[Milton-L] Directly

Horace Jeffery Hodges jefferyhodges at yahoo.com
Sat Jul 29 13:07:22 EDT 2006


I haven't yet seen the force of the argument that the
word "directly" implies that God the Father, speaking
in PL 3.89, is either dishonest or mistaken.

We last saw Satan in PL 2.1034-1055:

But now at last the sacred influence
Of light appears, and from the walls of Heav'n [1035]
Shoots farr into the bosom of dim Night
A glimmering dawn; here Nature first begins
Her fardest verge, and Chaos to retire
As from her outmost works a brok'n foe
With tumult less and with less hostile din, [1040]
That Satan with less toil, and now with ease
Wafts on the calmer wave by dubious light
And like a weather-beaten Vessel holds
Gladly the Port, though Shrouds and Tackle torn;
Or in the emptier waste, resembling Air, [1045]
Weighs his spread wings, at leasure to behold
Farr off th' Empyreal Heav'n, extended wide
In circuit, undetermind square or round,
With Opal Towrs and Battlements adorn'd
Of living Saphire, once his native Seat; [1050]
And fast by hanging in a golden Chain
This pendant world, in bigness as a Starr
Of smallest Magnitude close by the Moon.
Thither full fraught with mischievous revenge,
Accurst, and in a cursed hour he hies. [1055]

[Borrowed from
http://www.dartmouth.edu/~milton/reading_room/pl/book_2/index.shtml]

We take leave of Satan as he hies toward the pendant
world, i.e., the created cosmos hanging by a golden
chain, but he still has some distance to go, for the
world is far enough distant that it appears no bigger
than a star.

We next hear of Satan, as described by God in PL
3.70-92, closely approaching the world:

... [The Almighty Father] then survey'd
Hell and the Gulf between, and Satan there [ 70 ]
Coasting the wall of Heav'n on this side Night
In the dun Air sublime, and ready now
To stoop with wearied wings, and willing feet
On the bare outside of this World, that seem'd
Firm land imbosom'd without Firmament, [ 75 ]
Uncertain which, in Ocean or in Air.
Him God beholding from his prospect high,
Wherein past, present, future he beholds,
Thus to his onely Son foreseeing spake.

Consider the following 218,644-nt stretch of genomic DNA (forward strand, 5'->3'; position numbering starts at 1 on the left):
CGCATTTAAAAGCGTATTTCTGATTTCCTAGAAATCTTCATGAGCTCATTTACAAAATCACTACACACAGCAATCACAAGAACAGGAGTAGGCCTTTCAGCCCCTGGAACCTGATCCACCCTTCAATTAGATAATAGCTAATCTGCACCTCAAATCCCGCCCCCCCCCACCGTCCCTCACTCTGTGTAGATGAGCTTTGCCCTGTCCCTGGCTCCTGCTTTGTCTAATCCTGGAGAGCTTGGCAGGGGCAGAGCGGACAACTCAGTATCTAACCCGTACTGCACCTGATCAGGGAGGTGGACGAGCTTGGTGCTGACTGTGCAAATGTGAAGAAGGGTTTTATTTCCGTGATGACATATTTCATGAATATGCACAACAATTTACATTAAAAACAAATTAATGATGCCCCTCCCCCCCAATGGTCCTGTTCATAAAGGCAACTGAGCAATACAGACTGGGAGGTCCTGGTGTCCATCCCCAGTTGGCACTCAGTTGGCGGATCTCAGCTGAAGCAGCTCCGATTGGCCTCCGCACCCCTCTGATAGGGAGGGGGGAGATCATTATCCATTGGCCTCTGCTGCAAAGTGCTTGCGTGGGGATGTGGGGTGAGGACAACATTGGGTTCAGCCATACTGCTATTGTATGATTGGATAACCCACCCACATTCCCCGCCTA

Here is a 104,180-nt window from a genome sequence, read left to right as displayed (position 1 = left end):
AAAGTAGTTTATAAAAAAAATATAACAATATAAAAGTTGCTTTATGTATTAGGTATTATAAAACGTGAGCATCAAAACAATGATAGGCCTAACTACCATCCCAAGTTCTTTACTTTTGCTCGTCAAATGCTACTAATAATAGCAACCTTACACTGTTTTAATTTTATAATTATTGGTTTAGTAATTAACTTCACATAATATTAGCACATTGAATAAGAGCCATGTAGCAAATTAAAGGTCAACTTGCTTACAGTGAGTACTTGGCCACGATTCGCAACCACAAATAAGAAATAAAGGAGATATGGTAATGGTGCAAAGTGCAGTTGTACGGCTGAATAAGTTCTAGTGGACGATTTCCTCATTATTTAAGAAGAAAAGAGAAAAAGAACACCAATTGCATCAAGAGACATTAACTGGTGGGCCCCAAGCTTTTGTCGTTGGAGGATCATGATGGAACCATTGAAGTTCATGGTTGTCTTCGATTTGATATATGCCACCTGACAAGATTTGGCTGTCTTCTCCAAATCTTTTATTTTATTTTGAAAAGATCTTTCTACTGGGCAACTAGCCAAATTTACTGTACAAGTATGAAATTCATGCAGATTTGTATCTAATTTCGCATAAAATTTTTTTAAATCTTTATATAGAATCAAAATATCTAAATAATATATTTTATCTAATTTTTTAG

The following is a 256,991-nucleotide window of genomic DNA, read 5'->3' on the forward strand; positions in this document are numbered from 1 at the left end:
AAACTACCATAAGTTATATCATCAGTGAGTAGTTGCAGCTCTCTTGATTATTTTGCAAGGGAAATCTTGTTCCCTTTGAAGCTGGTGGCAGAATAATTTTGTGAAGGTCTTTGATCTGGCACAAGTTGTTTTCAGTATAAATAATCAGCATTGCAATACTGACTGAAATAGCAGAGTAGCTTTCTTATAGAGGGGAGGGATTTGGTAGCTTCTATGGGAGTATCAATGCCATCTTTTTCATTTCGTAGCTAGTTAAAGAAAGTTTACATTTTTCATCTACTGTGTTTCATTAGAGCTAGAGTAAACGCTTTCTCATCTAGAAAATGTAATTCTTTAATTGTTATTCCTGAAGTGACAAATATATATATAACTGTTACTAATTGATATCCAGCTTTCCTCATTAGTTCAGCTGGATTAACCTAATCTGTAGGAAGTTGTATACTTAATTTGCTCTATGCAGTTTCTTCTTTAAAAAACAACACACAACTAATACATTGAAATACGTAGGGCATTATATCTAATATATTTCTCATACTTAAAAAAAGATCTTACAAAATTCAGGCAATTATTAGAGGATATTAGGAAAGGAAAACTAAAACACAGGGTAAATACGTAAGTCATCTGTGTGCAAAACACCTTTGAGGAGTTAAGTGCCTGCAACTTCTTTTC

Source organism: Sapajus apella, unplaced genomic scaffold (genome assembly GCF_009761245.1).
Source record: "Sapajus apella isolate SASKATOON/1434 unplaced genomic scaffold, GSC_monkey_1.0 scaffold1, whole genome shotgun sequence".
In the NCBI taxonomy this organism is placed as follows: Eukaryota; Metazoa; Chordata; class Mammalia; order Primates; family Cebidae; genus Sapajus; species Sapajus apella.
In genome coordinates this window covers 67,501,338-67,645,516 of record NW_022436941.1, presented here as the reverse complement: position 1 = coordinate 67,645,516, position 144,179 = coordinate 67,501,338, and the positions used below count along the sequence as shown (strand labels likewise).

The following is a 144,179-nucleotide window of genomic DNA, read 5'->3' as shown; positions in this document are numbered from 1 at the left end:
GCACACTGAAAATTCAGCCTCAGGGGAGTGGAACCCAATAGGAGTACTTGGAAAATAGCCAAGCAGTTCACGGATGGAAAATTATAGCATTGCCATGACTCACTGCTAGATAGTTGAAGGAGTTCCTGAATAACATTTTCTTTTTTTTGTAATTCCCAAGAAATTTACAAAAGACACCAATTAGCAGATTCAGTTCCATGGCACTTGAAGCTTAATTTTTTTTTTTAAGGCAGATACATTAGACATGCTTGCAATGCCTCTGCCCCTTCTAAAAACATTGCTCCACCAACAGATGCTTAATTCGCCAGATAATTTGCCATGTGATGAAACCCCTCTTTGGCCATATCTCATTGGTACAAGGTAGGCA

Onely begotten Son, seest thou what rage [ 80 ]
Transports our adversarie, whom no bounds
Prescrib'd, no barrs of Hell, nor all the chains
Heapt on him there, nor yet the main Abyss
Wide interrupt can hold; so bent he seems
On desparate reveng, that shall redound [ 85 ]
Upon his own rebellious head. And now
Through all restraint broke loose he wings his way
Not farr off Heav'n, in the Precincts of light,
Directly towards the new created World,
And Man there plac't, with purpose to assay [ 90 ]
If him by force he can destroy, or worse,
By some false guile pervert;

[Borrowed from
http://www.dartmouth.edu/~milton/reading_room/pl/book_3/index.shtml]

As some have noted, "world" at that time was the usual
term for "cosmos." Given that Satan is "Coasting the
wall of Heav'n on this side Night / ... and ready now
/ To stoop with wearied wings, and willing feet / On
the bare outside of this World," then the Father seems
accurate in maintaining of Satan that "now / Through
all restraint broke loose he wings his way / Not farr
off Heav'n, in the Precincts of light, / Directly
towards the new created World." At this point, Satan's
movement is direct. He has had the newly created world
in his sights since first spying it in PL 2.1051ff,
where it appeared about the size of a star, knows from
the 'rumor' in heaven that he will find mankind there,
and has been hieing his way toward it since the moment
that he first spied it.

At the time that God describes Satan in flight, he is
winging his way directly toward the newly created
world, i.e., the cosmos, if we assume that "World" in
PL 2.74 has the same referent as "World" in PL 2.89,
which seems to me a safe assumption.

Thus, "directly," as descriptive of Satan's words at
this moment in his flight, looks accurate to me.

Jeffery Hodges

University Degrees:

Ph.D., History, U.C. Berkeley
(Doctoral Thesis: "Food as Synecdoche in John's Gospel and Gnostic Texts")
M.A., History of Science, U.C. Berkeley
B.A., English Language and Literature, Baylor University

Email Address:

jefferyhodges at yahoo.com

Blog:

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Office Address:

Assistant Professor Horace Jeffery Hodges
Department of English Language and Literature
Korea University
136-701 Anam-dong, Seongbuk-gu
Seoul
South Korea

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Sehan Apt. 102-2302
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